‘RETSLU’s POLITICAL GAGA’ by Eamonn Mallie

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‘The lady is not for turning.’ The arguments being prosecuted by Arlene Foster’s advisors for this stance – there can be no tolerance of any diminution of Arlene’s ‘tough leader’ persona and there can be no tolerance of any move to ‘damage or weaken Unionism.’

History is not on the side of Arlene in the DUP. That party ruthlessly removed founder member and leader Ian Paisley and eventually the knives came out for his successor Peter Robinson.

The DUP is no longer a party of ‘uno duce, una voce.’ (One leader, one voice – a quote infamously linked to the Italian dictator Benito Mussolini and to former Taoiseach Charles J Haughey.) For the DUP leadership, bigness is a millstone.
There is always a Judas in the camp. That day that the DUP MLAs gathered around their leader Arlene Foster in Sandy Row after her full frontal attack on the character of Jonathan Bell, former college friend and ministerial colleague, I asked myself “who is the Judas among you?”

In 1990 during a November visit to Northern Ireland I fired a question at PM Margaret Thatcher amid speculation about her future ” are you here to say ‘good bye’ to some old friends?” “Certainly not” the Conservative party leader and PM snapped back.

Forty eight hours later she had gone. Colleagues had scented blood and realised the ‘Iron Lady’s’ humiliation captured in that infamous photograph of Mrs Thatcher, tears in her eyes, as she was whisked away from Downing Street for the last time.

The RHI scandal has been a slow burn predicted to potentially cost the tax payer up to £600m.
£600m is a lot of money yet a paltry sum of £50,000 may well be the true amount of money which has landed us all in ‘political gaga.’

A decision by Communities Minister Paul Givan of the DUP to choke off grants to the tune of £50k for Irish language scholarships to Gaelic speaking regions in Donegal has cut the average law abiding nationalist to the quick. This was deemed petty and gratuitous at the same time as Tyrone GAA boss Mickey Harte was reaching out to the protestant unionist community suggesting he could see the day when the GAA would cease to play the ‘National Anthem’ and fly the Tricolour at championship matches. Harte was the third major influential voice in the GAA to travel down this road reaching out to the non catholic community – Jarlath Burns had made his feelings known last year on this issue followed by GAA president Aogan O’ Fearghail just before Christmas.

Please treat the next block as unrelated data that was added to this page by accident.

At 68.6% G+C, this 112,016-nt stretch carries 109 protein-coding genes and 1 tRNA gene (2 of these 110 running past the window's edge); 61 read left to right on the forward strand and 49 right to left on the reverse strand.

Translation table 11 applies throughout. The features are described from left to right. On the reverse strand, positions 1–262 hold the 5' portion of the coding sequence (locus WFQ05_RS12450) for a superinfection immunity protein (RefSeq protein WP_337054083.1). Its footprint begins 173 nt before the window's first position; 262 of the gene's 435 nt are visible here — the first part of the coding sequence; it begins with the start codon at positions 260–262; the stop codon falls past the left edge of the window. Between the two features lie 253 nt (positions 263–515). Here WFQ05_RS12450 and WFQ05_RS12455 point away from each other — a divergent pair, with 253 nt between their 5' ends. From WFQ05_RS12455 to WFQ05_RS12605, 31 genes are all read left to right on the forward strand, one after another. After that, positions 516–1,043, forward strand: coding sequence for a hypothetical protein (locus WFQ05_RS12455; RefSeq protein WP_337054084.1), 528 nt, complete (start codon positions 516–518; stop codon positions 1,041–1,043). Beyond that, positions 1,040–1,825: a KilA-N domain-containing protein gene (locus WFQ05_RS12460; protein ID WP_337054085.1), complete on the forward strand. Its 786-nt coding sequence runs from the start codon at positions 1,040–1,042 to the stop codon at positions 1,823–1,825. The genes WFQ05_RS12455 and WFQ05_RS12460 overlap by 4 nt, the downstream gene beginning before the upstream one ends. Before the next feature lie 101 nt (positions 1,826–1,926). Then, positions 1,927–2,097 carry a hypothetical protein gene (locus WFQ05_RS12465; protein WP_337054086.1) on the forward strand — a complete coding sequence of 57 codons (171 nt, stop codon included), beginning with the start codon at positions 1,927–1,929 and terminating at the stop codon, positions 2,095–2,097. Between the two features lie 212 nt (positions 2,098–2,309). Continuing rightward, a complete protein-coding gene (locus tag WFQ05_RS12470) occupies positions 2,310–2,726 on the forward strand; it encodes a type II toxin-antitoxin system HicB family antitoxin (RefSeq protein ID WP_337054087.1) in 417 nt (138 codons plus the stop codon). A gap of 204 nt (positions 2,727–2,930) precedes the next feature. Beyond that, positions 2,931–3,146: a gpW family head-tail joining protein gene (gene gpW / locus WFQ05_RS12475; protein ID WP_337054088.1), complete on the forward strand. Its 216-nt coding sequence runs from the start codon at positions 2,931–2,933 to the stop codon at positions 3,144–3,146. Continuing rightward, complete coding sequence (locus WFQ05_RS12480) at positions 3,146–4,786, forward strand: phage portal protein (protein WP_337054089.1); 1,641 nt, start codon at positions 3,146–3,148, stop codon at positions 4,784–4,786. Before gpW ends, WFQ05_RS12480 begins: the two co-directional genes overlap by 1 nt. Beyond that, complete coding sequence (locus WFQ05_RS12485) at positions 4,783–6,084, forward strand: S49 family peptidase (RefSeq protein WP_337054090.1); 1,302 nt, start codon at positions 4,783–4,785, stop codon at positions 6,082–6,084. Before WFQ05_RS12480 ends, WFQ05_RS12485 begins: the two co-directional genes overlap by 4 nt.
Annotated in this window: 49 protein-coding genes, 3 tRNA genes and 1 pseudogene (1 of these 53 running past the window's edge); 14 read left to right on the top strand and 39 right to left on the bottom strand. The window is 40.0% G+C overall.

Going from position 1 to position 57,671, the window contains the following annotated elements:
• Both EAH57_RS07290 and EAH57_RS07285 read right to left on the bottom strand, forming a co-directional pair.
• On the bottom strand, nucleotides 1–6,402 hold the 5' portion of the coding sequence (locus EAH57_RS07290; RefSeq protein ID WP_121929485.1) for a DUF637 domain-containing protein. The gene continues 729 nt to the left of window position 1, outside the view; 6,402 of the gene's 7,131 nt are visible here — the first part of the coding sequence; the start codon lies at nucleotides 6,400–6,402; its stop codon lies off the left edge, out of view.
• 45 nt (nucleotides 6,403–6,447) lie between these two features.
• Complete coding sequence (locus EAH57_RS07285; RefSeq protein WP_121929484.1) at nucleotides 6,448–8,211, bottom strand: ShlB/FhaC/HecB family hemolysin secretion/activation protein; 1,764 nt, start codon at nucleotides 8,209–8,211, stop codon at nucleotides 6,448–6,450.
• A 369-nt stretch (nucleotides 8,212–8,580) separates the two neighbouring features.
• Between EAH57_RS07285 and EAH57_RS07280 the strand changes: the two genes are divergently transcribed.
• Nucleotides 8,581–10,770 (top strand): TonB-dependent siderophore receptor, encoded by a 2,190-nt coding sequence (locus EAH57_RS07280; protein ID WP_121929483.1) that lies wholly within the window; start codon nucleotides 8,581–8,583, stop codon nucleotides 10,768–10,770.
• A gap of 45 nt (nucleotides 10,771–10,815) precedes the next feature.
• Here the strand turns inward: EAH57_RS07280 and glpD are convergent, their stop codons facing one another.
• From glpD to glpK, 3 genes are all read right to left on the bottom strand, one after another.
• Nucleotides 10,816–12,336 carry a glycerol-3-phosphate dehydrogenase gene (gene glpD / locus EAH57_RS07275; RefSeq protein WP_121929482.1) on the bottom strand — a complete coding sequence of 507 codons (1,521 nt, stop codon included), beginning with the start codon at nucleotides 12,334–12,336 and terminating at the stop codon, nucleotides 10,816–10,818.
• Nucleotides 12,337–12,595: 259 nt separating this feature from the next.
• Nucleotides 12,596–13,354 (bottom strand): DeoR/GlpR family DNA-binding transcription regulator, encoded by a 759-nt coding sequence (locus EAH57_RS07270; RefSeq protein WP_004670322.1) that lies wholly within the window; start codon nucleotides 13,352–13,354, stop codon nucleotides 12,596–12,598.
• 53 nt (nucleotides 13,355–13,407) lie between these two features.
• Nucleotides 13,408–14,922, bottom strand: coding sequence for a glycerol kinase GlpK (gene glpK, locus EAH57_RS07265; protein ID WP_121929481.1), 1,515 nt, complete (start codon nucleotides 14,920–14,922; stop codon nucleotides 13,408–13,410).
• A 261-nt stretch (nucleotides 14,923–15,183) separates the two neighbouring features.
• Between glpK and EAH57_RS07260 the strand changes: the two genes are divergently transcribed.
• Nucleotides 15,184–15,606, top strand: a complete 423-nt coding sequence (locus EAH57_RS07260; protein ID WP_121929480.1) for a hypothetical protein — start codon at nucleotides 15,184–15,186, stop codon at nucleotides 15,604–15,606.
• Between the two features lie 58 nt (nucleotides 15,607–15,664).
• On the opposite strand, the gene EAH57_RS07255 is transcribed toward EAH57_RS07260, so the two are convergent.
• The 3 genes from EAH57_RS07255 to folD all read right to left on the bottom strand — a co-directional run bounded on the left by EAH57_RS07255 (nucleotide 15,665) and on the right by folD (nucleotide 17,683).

Over and over I have listened to the charge among nationalists that Sinn Fein was allowing itself ‘to be rolled over’ by the DUP in Parliament Buildings. The last Assembly elections did lend credence to this contention. There is a deep sense in all brands of nationalism that the Good Friday Agreement is being ‘hollowed out’ by the DUP with cross border bodies being reduced to nothingness while so called ‘petitions of concern’ are being deployed at will by the DUP to block progressive legislation.

Having fallen from political grace on the back of the Fr Brendan Smyth child abuse scandal the former Taoiseach Albert Reynolds remarked “it’s amazing. You cross the big hurdles and when you get to small ones, you get tripped up.”
Political death can come in many guises due to an injudicious remark, a bad decision, self interest, greed and a desire to cling to power to the point of self destruction.

No-one in Sinn Fein should be too smug about the corner into which that party has painted Arlene Foster or into which she has painted herself.

Sinn Fein’s day could come too. Its leader Gerry Adams could be faced with others who conclude he has served his purpose and has run his course.

Perhaps any leader ought to peruse these words in Kenny Rogers’s best known song ‘The Gambler.’

‘You’ve got to know when to hold ’em

Know when to fold ’em

Know when to walk away

Know when to run

You never count your money

When you’re sittin’ at the table

There’ll be time enough for countin’

When the dealin’s done.’

For Arlene and Gerry it may well be death by a thousands cuts or it could all be over
very suddenly. We are now in ‘retslu’s political gaga.’

Elections could bring us into March. “Be ware of the Ides of March” I say. Political gaga…


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I am a regular contributor to discussion programmes on TV and radio both at home and abroad. An experienced political editor and author specialising in Politics, Security and 20th Century Art.

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